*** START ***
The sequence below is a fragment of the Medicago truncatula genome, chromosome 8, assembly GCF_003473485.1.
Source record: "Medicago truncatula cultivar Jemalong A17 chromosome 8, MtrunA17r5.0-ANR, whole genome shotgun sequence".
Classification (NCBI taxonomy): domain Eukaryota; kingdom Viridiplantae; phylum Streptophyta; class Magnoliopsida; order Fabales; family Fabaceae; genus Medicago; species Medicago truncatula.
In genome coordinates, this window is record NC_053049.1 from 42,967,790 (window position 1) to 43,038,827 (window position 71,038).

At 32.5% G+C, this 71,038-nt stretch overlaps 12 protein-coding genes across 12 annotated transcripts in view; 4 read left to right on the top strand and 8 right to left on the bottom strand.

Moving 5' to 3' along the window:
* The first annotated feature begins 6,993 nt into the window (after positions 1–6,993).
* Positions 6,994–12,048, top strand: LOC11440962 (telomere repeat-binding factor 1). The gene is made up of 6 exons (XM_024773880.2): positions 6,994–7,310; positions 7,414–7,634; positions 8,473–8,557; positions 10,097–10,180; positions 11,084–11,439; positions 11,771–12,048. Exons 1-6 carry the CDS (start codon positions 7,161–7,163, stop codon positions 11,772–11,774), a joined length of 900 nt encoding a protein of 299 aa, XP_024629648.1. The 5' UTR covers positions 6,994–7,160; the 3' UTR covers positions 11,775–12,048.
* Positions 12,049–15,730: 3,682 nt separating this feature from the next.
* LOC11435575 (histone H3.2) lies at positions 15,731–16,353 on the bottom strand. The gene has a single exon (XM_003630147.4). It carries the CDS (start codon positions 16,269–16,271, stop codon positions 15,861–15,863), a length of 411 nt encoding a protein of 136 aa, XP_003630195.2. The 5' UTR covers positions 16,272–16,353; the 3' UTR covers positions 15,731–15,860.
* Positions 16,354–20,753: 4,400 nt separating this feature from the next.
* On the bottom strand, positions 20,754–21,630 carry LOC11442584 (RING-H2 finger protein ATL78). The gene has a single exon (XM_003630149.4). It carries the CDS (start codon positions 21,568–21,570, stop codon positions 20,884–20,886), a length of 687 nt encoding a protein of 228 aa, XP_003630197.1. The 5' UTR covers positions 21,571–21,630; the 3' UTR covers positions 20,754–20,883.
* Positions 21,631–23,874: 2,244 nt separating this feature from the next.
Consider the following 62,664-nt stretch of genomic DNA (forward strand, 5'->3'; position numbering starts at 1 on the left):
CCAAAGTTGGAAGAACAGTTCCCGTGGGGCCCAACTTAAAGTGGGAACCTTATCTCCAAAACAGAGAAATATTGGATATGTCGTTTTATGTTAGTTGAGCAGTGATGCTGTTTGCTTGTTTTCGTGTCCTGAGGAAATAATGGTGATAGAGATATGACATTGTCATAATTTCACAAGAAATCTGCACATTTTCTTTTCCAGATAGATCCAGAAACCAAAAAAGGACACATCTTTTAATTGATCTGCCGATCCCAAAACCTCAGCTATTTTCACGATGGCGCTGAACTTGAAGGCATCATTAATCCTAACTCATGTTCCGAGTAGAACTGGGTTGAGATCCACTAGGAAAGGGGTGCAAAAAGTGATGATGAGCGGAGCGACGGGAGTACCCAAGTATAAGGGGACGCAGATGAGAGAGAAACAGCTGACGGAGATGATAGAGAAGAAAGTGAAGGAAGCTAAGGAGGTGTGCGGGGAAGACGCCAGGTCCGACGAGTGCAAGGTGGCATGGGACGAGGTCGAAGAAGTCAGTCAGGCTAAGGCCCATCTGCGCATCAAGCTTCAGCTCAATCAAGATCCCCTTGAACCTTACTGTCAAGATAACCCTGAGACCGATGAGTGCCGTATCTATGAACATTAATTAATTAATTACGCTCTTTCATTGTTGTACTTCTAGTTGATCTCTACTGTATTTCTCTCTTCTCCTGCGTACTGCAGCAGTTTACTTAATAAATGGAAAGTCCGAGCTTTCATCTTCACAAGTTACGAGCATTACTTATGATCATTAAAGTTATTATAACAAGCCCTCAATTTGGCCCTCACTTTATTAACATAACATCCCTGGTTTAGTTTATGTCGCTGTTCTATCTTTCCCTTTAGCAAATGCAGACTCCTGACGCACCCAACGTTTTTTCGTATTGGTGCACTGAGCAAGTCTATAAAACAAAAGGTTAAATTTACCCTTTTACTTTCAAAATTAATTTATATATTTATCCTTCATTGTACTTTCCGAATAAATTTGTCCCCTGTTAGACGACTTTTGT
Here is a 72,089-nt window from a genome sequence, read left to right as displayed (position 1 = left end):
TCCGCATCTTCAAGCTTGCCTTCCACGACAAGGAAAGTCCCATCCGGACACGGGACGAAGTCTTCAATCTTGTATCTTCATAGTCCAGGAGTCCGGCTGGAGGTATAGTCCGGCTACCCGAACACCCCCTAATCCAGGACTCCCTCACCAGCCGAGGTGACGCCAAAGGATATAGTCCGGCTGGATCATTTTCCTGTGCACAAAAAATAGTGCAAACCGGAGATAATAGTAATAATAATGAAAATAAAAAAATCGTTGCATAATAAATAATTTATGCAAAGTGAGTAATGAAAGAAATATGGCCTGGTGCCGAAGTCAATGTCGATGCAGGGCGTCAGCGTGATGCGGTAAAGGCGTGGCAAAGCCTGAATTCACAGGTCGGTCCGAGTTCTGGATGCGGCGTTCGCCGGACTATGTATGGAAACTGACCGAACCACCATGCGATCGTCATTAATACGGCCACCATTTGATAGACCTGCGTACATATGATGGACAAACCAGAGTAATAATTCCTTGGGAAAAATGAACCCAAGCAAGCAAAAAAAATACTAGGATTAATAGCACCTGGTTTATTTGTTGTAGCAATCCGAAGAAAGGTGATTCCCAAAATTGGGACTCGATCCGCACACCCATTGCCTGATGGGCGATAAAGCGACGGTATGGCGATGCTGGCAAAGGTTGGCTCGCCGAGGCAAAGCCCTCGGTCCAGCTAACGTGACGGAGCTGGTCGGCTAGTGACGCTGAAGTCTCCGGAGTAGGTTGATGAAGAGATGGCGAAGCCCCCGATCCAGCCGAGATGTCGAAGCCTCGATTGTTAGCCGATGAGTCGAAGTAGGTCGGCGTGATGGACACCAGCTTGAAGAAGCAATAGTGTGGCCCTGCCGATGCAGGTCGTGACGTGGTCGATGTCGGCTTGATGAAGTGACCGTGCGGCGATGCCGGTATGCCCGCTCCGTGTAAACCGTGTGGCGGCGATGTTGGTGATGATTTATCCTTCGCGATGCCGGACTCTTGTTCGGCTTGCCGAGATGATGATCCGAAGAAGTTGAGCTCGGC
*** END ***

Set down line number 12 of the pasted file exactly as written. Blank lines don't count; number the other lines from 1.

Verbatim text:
* On the bottom strand, positions 20,754–21,630 carry LOC11442584 (RING-H2 finger protein ATL78). The gene has a single exon (XM_003630149.4). It carries the CDS (start codon positions 21,568–21,570, stop codon positions 20,884–20,886), a length of 687 nt encoding a protein of 228 aa, XP_003630197.1. The 5' UTR covers positions 21,571–21,630; the 3' UTR covers positions 20,754–20,883.